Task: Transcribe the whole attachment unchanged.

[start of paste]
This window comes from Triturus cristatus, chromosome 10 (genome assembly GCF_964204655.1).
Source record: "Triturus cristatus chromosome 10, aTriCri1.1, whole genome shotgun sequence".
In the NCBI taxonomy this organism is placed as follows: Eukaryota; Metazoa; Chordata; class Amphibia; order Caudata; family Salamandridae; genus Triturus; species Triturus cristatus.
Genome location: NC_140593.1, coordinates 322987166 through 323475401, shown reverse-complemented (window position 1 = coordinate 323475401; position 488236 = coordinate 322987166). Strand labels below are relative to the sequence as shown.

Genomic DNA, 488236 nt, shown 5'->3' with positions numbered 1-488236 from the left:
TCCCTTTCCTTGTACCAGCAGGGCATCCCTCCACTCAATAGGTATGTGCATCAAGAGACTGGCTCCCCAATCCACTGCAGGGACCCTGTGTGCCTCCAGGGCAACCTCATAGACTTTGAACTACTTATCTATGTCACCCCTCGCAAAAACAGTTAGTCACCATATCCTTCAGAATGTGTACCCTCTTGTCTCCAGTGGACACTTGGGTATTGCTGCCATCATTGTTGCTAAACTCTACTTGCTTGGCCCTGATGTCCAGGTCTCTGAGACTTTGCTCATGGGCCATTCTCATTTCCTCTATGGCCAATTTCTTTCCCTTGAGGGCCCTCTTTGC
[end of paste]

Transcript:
This window comes from Triturus cristatus, chromosome 10 (genome assembly GCF_964204655.1).
Source record: "Triturus cristatus chromosome 10, aTriCri1.1, whole genome shotgun sequence".
In the NCBI taxonomy this organism is placed as follows: Eukaryota; Metazoa; Chordata; class Amphibia; order Caudata; family Salamandridae; genus Triturus; species Triturus cristatus.
Genome location: NC_140593.1, coordinates 322987166 through 323475401, shown reverse-complemented (window position 1 = coordinate 323475401; position 488236 = coordinate 322987166). Strand labels below are relative to the sequence as shown.

Genomic DNA, 488236 nt, shown 5'->3' with positions numbered 1-488236 from the left:
TCCCTTTCCTTGTACCAGCAGGGCATCCCTCCACTCAATAGGTATGTGCATCAAGAGACTGGCTCCCCAATCCACTGCAGGGACCCTGTGTGCCTCCAGGGCAACCTCATAGACTTTGAACTACTTATCTATGTCACCCCTCGCAAAAACAGTTAGTCACCATATCCTTCAGAATGTGTACCCTCTTGTCTCCAGTGGACACTTGGGTATTGCTGCCATCATTGTTGCTAAACTCTACTTGCTTGGCCCTGATGTCCAGGTCTCTGAGACTTTGCTCATGGGCCATTCTCATTTCCTCTATGGCCAATTTCTTTCCCTTGAGGGCCCTCTTTGC